First, let's look at the way the cam moves the valves. Everything is inside the block, and there are no rocker arms in a flathead. The valves come in two types. One has a "normal" valve stem and the other has a stem that flares out at the end. This mushroom tip style uses split valve guides.
Cam specs from 1940 (left), 1941 (center), and modified (right). There are a couple of interesting things about the modified cam profile. The early modified cams as shown here were reground on stock cam cores. This means to make a different profile you removed metal, producing a smaller overall profile. The goal was greater duration and lift, with increased overlap (the period where intake and exhaust valves are open at the same time). This smaller cam meant the valves needed to be adjusted. Valve adjustment on a stock flathead was done by grinding the valve tips, or welding more metal to the valve stems. There were no adjustable parts of the system. A popular modification was, and still is, adjustable valve lifters. Ford tried adjustable lifters in a few truck engines, but these were very heavy and did not work well. I have never seen them recommended for high performance use. Aftermarket adjustable lifters are the standard. While difficult to adjust (look where the lifter is deep in the block) it is still better than grinding and welding.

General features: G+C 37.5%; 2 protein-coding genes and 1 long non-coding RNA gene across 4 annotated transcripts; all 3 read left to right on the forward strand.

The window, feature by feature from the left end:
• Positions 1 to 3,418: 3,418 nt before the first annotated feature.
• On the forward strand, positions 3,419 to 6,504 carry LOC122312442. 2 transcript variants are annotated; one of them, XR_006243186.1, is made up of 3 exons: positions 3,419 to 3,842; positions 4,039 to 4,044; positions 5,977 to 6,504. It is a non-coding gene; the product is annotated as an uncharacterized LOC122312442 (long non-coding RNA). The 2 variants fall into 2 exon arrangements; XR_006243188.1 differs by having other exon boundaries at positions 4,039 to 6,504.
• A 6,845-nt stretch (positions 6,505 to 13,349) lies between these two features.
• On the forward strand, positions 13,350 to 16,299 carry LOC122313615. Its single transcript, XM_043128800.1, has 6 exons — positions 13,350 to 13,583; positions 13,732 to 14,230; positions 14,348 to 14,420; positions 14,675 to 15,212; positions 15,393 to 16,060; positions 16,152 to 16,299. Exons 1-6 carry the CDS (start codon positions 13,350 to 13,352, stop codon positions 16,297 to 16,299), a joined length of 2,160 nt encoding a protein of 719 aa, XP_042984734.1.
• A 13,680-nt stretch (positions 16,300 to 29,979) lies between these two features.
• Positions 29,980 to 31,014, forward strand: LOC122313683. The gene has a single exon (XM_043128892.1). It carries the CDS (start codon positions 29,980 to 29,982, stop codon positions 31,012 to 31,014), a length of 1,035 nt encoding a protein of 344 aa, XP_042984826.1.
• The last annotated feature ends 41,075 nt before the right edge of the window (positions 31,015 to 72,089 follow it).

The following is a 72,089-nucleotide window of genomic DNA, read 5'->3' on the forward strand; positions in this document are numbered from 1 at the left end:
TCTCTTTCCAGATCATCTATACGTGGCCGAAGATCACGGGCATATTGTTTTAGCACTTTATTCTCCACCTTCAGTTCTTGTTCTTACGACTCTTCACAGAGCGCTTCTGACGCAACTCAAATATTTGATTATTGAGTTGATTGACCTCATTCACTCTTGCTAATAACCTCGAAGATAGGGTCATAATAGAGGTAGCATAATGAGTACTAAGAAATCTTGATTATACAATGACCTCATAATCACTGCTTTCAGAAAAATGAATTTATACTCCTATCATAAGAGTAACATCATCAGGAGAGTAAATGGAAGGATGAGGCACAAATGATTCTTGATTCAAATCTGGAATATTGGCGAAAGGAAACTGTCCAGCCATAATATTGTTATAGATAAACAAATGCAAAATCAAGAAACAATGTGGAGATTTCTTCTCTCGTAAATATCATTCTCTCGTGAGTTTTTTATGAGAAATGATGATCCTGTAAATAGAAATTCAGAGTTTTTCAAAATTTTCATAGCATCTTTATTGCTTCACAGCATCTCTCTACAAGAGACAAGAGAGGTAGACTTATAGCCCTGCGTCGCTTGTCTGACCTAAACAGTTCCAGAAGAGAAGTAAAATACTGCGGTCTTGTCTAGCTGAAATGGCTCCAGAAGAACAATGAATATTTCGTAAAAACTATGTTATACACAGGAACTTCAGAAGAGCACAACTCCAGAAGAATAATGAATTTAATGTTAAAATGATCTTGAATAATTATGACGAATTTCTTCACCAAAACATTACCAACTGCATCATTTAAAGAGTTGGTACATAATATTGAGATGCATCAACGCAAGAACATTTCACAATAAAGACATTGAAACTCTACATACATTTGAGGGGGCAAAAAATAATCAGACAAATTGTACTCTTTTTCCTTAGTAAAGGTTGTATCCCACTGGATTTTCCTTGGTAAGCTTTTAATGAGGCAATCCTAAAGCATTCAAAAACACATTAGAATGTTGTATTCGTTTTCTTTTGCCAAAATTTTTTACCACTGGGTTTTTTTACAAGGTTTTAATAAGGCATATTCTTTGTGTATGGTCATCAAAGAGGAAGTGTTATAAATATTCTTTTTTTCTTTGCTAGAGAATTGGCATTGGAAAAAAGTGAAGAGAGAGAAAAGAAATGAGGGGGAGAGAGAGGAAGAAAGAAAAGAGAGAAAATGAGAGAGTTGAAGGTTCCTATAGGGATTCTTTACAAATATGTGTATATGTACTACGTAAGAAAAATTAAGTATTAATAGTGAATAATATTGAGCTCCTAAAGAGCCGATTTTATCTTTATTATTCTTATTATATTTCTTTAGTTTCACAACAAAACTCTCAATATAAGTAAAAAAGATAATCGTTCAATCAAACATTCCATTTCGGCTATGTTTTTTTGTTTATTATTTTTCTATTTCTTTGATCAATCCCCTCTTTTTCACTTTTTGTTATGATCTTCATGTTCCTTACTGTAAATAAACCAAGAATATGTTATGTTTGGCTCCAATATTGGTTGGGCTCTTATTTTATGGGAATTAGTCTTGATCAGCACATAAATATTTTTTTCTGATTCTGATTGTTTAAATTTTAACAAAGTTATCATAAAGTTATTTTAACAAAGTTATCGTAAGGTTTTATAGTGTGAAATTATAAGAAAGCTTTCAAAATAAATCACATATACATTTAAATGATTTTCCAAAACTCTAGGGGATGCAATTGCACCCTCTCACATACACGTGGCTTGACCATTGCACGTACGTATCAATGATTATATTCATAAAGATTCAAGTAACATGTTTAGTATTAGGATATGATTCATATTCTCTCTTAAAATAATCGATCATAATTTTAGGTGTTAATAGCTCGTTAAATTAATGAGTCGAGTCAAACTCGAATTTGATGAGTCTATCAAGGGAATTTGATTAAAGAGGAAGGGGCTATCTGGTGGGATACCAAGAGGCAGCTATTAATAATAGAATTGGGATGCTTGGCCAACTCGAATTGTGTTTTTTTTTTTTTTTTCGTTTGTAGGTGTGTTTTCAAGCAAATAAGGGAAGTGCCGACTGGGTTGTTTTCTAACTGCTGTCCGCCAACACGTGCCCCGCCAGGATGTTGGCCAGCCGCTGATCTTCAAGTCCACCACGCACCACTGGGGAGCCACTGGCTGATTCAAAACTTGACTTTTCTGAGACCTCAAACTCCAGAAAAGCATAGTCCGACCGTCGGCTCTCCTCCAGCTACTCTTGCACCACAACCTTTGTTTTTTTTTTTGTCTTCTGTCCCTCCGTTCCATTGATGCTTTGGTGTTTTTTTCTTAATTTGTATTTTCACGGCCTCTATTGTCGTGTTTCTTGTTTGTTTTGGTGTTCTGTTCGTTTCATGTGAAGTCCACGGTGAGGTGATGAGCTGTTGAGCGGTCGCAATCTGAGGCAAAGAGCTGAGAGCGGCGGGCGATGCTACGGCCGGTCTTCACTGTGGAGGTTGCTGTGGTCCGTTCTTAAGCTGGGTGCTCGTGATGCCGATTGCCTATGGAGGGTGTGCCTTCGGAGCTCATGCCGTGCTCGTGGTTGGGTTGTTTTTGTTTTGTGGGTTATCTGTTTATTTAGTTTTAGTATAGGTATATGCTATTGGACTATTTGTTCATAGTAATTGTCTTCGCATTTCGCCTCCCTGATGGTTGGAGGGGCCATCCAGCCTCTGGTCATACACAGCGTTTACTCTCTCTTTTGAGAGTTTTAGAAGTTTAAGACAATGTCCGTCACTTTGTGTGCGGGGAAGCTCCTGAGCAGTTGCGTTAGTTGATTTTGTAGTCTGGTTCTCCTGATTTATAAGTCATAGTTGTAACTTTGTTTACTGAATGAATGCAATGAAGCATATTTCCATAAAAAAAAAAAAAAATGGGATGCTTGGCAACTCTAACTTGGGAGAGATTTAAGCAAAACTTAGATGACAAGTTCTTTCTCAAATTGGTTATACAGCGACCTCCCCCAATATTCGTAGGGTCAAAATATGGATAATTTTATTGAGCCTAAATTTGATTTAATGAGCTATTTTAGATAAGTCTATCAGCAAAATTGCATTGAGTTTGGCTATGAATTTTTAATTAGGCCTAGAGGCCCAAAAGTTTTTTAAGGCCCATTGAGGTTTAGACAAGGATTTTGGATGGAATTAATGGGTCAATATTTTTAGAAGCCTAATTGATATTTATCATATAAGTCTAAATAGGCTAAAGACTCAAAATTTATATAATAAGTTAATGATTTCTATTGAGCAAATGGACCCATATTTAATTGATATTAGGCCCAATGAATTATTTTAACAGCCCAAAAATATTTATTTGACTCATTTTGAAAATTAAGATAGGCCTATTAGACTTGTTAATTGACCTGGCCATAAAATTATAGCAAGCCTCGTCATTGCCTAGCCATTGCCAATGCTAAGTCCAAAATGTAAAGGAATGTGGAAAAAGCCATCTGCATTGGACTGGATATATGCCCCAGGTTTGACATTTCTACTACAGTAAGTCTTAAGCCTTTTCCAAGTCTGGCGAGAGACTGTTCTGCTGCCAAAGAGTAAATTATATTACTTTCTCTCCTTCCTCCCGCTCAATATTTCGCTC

Gary (Buzz) Giles sent this chart of cam specs:
After selecting the cam, you need to install it, making sure it is installed as intended. This process is called indexing the cam. Using a degree wheel and dial indicator, it proves that the valve events are happening at the correct times.